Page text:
Aeroplane is one of those albums I can only listen to if I'm in the right mood, prepared to listen to the whole thing and submit to what I know it's going to do to me.  For whatever reason, I haven't listened to it in a long time.  When I was 14 or 15, I used to ration out "Hey Jude" to myself.  I didn't allow myself to listen to it too often, not wanting to diminish the power it had for me at that time.  I guess I've never really outgrown that way of thinking.

Thursday, December 2, 2010

Two Drummer-Led Albums (And A Piano Footnote)

Nasheet Waits' Equality: Alive at MPI is a fine album from last year that seems to have flown pretty far under the radar, especially considering who's on it.  I couldn't find much online about it other than a positive mini-review in one of Tom Hull's valuable, Christgau-style Jazz Consumer Guides and a combined review (like this one, I guess) on All About Jazz.  It may say something about the continued importance of record labels and their promotional capabilities that Jason Moran's recent Blue Note release, Ten, got a lot of well-deserved attention (for a jazz record) from NPR and other major outlets, but Equality (with the same personnel as Ten, plus saxophonist Logan Richardson), released on the tasteful but tiny Barcelona-based Fresh Sound, was mostly ignored.  If you're a fan of Ten, as I am, I would be surprised if you didn't dig Equality (it's definitely more of a RIYL thing than an Armond White-style "better than" thing).  After Waits pretty much blew my mind at a couple of recent performances, I wanted to find out what other recent albums he appeared on, and eventually came across Equality.  It's a great example of the discoveries to be made by digging into the discographies of players you admire.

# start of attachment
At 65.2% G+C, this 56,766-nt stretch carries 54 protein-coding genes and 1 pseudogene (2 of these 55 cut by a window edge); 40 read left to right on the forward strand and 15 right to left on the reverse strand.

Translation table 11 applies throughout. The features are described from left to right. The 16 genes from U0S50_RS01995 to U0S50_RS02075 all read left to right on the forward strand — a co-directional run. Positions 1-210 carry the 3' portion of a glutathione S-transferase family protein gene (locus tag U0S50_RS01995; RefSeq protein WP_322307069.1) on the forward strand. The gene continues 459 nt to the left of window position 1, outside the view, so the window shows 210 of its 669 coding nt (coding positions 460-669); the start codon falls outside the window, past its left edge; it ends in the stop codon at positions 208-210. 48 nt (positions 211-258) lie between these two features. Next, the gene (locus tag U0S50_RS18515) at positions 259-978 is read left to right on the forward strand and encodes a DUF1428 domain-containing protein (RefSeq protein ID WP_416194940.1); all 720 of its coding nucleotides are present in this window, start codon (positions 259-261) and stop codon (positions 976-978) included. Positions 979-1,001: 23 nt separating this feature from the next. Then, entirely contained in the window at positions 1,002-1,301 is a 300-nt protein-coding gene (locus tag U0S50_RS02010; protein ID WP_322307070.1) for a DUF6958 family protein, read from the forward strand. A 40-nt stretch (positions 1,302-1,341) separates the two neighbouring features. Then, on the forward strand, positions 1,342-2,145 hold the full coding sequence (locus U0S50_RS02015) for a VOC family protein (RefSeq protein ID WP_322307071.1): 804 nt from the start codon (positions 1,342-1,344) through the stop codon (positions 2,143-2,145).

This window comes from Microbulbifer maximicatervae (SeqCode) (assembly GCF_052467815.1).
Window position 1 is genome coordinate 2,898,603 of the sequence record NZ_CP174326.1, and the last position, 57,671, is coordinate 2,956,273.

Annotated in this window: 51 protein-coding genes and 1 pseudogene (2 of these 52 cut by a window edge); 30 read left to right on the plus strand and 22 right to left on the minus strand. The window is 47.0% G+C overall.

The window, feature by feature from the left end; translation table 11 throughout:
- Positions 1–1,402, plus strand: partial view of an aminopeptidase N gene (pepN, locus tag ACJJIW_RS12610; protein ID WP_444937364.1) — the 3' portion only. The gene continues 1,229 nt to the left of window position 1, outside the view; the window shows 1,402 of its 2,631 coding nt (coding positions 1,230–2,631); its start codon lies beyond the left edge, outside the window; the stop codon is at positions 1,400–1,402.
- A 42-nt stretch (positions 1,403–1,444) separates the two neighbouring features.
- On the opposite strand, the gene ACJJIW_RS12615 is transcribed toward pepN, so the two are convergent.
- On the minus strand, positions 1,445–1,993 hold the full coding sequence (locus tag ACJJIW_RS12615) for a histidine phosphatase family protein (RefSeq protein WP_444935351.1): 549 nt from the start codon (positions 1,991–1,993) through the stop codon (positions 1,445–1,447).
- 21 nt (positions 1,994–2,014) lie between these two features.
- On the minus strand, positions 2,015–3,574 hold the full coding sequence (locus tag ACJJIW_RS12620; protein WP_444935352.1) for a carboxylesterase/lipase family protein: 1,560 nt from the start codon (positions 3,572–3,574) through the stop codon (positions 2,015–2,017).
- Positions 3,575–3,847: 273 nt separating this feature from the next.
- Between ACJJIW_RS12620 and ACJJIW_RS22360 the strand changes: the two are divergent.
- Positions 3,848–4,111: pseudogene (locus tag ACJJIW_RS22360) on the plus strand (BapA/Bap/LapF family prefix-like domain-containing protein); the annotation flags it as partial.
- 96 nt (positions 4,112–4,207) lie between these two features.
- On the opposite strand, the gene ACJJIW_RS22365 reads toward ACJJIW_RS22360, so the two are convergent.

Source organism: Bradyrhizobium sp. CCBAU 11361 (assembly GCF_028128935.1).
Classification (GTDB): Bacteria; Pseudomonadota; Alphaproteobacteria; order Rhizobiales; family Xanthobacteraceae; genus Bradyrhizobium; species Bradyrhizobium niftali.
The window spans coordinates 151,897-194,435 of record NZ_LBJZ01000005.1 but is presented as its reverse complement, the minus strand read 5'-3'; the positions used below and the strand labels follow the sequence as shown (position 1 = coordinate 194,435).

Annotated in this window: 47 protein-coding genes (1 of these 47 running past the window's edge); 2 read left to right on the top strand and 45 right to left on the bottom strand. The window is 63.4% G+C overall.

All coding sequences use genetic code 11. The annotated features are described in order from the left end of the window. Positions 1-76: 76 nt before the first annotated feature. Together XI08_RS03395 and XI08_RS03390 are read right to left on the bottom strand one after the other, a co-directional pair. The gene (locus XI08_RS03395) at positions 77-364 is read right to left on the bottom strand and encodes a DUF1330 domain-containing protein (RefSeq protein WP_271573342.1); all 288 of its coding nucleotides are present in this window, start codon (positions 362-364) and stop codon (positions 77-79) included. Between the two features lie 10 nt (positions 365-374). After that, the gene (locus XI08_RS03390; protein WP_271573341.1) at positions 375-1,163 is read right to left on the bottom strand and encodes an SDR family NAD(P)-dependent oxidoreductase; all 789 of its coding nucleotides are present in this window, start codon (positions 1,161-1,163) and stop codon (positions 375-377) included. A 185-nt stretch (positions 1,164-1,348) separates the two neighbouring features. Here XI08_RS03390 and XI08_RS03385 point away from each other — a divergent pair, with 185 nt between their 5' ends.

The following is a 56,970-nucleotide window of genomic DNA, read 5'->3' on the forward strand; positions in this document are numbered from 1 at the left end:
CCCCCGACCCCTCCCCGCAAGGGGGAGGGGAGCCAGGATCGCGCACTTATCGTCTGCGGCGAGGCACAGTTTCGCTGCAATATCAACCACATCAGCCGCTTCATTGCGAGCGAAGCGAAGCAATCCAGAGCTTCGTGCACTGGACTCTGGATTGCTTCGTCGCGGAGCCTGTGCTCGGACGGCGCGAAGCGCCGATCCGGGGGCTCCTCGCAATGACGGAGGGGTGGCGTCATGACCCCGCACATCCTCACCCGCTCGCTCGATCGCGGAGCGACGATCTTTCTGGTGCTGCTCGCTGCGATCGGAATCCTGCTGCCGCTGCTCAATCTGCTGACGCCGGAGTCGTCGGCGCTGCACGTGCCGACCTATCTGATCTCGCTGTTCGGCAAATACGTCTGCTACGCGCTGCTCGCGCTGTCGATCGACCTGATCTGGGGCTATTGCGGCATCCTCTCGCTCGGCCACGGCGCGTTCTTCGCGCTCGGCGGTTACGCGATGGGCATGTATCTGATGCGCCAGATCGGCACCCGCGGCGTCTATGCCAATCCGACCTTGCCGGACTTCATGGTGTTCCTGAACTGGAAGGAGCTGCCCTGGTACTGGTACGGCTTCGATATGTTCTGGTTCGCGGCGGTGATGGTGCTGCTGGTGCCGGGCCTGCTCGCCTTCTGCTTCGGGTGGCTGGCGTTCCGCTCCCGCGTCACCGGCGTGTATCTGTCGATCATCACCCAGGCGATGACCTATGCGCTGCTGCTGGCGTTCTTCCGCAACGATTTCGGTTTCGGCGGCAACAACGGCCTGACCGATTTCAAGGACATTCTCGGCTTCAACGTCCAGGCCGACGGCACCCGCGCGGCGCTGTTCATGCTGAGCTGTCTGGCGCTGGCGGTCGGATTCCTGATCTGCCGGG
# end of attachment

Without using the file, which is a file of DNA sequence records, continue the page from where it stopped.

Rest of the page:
As I've mentioned before, there's something I really like about Moran when he's playing with saxophonists (his recent work with Apex comes to mind, as well as the ultimate Bandwagon+sax album, Black Stars), and he has plenty of great moments here.  Equality also showcases the talents of bassist Tarus Mateen particularly well - his "King Hassan", one of the album's highlights, features a funky, propulsive Moran-Mateen-Waits groove set against the longer tones and mysterious/exotic mode of Richardson's melody statement and solos.  Both Ten and Equality feature Jaki Byard tunes, and it's also interesting to compare the different approaches to Byard's "Mrs. Parker of K.C." on Equality and Fred Hersch's Whirl (Moran and Hersch* were both Byard students, although the influence is probably more evident in Moran's case).  The head is played just about the same on both records, but the approaches diverge pretty starkly from there.